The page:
How Fermenting Differs from Salt Curing and Drying Foods
Fermenting is a glamorous term for decaying your food in a controlled method. But fermentation is not the only method of food preservation. Salt curing and drying are commonly heard terms that may be confusing to sort out from the fermenting process.
Salt curing: This method of preservation is easily recognized in the cured favorite: bacon. Dried beef and real country ham also have the strong taste from curing's main ingredient: salt.
You can add other ingredients to the salt mixture to help cut the strong salty taste and add additional flavors, but you can't entirely hide that salty flavor. Plain salt curing has fallen out of favor over the years. It successfully cures the meat but imparts a harsh flavor. Some meats are still preserved country-style, or plain salt cured, but they must be soaked before cooking to remove the excess salt and make the meat palatable.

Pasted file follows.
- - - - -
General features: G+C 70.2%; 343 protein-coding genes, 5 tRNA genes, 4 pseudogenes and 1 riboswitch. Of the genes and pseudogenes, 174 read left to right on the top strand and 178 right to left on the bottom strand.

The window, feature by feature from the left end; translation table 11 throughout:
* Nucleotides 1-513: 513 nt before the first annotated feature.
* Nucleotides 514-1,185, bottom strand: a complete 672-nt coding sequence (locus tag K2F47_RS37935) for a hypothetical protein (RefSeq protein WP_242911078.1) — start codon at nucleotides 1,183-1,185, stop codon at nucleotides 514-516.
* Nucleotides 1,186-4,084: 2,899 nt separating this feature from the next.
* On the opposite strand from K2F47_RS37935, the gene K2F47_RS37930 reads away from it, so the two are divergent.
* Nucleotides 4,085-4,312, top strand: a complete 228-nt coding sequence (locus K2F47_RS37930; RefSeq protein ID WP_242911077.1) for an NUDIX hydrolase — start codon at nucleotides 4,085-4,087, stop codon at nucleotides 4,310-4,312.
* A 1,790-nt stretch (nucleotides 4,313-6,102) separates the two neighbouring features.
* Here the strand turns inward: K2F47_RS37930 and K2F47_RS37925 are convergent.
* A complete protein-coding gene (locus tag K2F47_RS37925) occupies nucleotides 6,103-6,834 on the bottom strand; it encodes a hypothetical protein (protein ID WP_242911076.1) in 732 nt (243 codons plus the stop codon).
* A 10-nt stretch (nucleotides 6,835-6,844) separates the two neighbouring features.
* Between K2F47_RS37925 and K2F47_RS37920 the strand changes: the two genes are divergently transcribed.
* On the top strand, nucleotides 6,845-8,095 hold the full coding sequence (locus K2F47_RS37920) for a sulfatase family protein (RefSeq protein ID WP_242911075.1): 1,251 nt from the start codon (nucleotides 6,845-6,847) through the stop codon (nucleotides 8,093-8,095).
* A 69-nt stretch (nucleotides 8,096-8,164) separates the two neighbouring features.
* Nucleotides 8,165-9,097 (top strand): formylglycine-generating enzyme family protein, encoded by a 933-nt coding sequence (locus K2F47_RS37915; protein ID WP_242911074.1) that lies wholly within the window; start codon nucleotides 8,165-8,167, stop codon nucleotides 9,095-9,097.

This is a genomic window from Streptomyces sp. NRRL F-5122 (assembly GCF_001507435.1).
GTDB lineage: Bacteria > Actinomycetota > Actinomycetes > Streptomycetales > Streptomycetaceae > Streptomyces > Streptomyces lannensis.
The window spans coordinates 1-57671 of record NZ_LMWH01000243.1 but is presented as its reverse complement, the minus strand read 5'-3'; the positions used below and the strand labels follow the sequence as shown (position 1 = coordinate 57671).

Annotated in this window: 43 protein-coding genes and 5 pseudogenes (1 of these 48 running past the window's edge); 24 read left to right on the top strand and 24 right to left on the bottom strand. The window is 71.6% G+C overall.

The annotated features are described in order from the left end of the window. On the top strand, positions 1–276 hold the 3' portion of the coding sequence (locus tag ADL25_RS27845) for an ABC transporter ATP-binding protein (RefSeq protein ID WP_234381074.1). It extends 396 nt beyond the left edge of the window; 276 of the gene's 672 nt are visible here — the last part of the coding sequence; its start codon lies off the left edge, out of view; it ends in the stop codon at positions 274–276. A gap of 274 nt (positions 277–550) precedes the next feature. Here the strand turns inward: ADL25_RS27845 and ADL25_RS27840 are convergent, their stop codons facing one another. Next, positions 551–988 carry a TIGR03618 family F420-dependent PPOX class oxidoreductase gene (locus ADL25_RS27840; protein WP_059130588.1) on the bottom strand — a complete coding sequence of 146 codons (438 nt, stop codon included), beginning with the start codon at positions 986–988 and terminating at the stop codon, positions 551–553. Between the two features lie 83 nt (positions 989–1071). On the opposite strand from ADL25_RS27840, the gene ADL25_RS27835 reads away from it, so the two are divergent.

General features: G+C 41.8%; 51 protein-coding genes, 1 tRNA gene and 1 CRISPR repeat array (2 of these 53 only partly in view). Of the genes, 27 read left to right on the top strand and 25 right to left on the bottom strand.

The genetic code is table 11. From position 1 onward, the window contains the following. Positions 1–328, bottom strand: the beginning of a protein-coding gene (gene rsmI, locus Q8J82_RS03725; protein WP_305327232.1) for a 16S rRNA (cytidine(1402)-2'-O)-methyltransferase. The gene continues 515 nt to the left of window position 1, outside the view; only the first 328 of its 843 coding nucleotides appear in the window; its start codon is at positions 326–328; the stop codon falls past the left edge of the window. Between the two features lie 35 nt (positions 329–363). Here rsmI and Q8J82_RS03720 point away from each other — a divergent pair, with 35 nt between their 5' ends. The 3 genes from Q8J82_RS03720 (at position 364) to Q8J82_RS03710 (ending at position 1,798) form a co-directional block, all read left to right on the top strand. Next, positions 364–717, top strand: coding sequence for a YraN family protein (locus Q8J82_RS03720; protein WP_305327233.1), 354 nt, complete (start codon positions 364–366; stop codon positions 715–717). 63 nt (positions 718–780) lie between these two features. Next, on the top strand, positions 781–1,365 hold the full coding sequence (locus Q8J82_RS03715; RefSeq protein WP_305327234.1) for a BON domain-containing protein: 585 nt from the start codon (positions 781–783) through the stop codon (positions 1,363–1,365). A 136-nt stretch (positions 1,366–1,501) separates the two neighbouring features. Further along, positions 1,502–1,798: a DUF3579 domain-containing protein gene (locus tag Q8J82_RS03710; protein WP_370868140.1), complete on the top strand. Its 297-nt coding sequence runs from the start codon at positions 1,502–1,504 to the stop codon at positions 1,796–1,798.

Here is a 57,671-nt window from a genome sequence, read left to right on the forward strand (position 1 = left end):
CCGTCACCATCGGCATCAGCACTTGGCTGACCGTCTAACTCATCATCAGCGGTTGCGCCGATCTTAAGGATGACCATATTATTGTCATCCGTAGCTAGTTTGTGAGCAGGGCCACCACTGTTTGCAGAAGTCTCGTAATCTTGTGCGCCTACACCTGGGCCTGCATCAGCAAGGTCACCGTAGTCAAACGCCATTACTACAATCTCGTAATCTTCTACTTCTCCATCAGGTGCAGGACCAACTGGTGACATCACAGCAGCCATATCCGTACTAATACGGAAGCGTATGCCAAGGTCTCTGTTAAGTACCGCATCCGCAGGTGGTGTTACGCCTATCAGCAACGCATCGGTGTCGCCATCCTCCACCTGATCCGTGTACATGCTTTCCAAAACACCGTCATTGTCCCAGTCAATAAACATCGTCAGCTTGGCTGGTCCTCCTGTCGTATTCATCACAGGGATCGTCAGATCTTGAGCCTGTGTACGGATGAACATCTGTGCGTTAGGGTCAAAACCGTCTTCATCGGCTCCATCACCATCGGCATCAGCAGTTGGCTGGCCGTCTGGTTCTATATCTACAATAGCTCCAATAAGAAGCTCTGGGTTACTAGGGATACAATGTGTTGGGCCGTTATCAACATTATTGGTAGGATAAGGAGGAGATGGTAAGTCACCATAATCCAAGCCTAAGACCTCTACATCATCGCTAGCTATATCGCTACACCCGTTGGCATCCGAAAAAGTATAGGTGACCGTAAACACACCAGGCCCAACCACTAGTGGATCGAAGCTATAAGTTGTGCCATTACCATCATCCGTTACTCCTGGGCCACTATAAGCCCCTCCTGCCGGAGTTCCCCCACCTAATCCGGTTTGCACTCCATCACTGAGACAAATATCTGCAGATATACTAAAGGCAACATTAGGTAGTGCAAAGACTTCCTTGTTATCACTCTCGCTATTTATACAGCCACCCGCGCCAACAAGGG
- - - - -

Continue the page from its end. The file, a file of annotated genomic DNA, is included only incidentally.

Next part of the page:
Drying: This is one of the most delicious techniques for meat storage. Drying a piece of meat properly only enhances the flavor and creates a uniquely flavored product that truly satisfies. Drying is how jerky is made.
The flavoring you add becomes concentrated as the meat dries. This process results in a chewy, delicious snack that packs a protein punch. From sweet to spicy, you'll find a never-ending array of flavor profiles for jerky. You can dry meat in an electric dehydrator, an oven, or by sitting it out in the sun.
An electric dehydrator is the best and most efficient unit for drying, or dehydrating, food. Today's units include a thermostat and fan to help regulate temperatures. You can also dry food in your oven or by using the heat of the sun, but the process takes longer and produces inferior results to food dried in a dehydrator.